Reality Labs’ losses come after the company lost $2.9 billion in the first quarter and $2.8 billion in the second quarter.
During the third quarter, Meta’s Reality Labs business — the segment responsible for generating metaverse-related technology — incurred massive losses of about $3.7 billion.
The family of apps section of the corporation, which comprises Facebook, Instagram, Messenger, and WhatsApp, generated around $9.3 billion in net income during the quarter, a 28% decrease year-over-year.
Overall, Meta’s earnings per share of $1.64 fell short of the consensus estimate of $1.89. Its third-quarter net income of over $5.8 billion is dropped 46% from the third quarter of 2021.
“We do anticipate that Reality Labs operating losses in 2023 will grow significantly year-over-year,” Meta Chief Financial Officer David Wehner said in a statement. “Beyond 2023, we expect to pace Reality Labs investments such that we can achieve our goal of growing overall company operating income in the long run.”
Meta announced a second-quarter loss of $2.8 billion for its Reality Labs segment in July, on top of a first-quarter loss of $2.9 billion. As of September 30th, the unit posted an annual loss of $10,2 billion, increasing total losses to nearly $20 billion.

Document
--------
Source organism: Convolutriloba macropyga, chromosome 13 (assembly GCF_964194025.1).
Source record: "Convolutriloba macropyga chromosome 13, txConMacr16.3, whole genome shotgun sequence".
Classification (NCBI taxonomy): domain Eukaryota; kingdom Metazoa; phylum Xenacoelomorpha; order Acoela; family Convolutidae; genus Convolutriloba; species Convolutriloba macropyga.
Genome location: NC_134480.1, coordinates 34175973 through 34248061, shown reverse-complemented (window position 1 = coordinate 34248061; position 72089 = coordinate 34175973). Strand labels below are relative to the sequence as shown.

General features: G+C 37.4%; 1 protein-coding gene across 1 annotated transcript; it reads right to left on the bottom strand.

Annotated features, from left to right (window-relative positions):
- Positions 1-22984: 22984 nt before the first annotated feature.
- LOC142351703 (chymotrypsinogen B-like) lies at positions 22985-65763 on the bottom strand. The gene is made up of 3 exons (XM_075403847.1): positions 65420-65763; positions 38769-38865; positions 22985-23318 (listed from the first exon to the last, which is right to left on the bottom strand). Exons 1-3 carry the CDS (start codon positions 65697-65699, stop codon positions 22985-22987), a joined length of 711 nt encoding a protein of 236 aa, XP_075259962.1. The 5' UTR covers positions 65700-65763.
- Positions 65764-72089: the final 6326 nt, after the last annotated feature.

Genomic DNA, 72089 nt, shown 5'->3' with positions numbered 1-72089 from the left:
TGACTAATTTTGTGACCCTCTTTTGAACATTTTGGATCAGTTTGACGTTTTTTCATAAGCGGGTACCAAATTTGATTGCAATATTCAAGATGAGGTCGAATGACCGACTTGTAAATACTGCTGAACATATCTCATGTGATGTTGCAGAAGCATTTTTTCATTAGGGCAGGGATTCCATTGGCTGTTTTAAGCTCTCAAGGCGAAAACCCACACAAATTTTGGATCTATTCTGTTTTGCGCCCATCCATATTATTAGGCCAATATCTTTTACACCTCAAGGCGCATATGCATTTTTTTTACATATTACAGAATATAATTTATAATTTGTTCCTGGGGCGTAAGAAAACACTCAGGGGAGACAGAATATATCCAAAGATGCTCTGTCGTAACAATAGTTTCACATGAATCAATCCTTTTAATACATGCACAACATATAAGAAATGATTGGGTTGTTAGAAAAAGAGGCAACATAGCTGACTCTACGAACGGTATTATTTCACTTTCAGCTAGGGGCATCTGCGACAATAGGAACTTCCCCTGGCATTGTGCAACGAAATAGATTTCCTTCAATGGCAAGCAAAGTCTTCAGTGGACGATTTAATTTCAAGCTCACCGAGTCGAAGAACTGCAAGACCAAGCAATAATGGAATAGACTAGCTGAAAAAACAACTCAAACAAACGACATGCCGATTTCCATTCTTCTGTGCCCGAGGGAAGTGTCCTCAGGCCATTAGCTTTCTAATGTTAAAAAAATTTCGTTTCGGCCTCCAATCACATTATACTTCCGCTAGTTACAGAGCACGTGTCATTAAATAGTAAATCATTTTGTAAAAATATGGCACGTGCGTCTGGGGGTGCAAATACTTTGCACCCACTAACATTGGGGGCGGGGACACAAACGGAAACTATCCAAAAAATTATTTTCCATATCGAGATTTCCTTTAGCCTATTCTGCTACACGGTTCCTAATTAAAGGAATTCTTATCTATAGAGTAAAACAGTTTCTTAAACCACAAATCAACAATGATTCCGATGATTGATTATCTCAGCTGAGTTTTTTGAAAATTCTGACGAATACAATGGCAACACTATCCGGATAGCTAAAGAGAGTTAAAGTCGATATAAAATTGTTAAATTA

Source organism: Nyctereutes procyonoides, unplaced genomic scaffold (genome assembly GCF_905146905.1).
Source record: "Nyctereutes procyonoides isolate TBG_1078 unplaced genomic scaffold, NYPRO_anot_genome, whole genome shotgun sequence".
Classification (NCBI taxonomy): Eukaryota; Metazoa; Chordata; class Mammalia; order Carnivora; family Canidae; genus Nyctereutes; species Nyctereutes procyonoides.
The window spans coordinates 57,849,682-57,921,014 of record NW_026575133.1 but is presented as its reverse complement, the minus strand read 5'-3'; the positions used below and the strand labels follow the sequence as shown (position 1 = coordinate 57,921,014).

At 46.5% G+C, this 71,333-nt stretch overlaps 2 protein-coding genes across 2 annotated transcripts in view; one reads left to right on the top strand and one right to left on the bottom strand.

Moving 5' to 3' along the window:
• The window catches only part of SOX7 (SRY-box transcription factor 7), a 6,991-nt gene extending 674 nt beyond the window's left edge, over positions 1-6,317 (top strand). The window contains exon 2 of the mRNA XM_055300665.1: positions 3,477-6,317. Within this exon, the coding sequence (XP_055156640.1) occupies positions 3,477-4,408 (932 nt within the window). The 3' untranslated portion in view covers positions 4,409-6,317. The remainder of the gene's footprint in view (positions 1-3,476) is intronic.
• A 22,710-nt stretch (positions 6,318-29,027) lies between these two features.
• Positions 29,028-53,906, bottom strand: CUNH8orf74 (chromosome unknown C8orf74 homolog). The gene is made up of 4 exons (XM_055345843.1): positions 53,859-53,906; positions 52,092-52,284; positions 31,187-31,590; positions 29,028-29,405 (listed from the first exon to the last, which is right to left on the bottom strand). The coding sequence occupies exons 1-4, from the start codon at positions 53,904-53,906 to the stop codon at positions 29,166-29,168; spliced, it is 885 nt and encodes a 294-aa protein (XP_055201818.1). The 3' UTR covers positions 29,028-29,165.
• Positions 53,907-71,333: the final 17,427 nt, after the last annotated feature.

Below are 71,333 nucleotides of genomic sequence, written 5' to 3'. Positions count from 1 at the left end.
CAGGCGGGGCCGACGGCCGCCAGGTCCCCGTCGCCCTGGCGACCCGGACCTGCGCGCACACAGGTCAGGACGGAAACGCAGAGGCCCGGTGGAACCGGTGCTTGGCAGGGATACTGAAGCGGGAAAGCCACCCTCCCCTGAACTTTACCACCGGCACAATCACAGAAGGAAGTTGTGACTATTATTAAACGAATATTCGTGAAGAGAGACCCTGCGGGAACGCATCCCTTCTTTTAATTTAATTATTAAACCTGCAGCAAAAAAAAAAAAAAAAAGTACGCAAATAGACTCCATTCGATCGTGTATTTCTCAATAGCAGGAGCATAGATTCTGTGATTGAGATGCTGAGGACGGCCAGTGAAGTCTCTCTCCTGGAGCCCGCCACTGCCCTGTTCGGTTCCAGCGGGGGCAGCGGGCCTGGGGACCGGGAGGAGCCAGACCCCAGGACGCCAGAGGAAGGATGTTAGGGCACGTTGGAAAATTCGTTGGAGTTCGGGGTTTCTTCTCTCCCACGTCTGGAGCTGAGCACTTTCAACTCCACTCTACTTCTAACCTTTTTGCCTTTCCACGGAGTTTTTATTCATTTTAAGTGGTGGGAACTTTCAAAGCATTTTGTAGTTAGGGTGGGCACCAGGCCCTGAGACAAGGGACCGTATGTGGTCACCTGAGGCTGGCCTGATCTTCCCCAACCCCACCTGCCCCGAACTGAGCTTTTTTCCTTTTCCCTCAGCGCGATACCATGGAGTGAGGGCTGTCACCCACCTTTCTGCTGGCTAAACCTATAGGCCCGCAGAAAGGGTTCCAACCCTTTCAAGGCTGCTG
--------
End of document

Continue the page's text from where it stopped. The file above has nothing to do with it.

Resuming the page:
In order to capitalize on the predicted metaverse trend, Facebook changed its name to Meta in October of last year, resulting in the continuation of losses in this business division.
The share price of Meta is down almost 62% year to date. As of 4:30 p.m. Eastern time, the price was down approximately 11% in after-hours trading.
In an open letter to Mark Zuckerberg and Meta’s board of directors released on Monday, Brad Gerstner, CEO of Altimeter Capital, stated that Meta has “lost the confidence of investors” and suggested that it narrow its focus. He stated that Altimeter is a long-term investor in Meta.
As part of this proposed refocus, Gerstner urged that Meta limit its spending in the metaverse and Reality Labs to no more than $5 billion per year — less than its anticipated investments of $10 billion to $15 billion per year, which Gerstner claimed may take 10 years to produce results.
“An estimated $100 [billion] investment in an unknown future is super-sized and terrifying, even by Silicon Valley standards,” Gerstner said. “We have little doubt investors and others would happily support scaling up these investments as the [return on investment] becomes more tangible — even if still long-term.”
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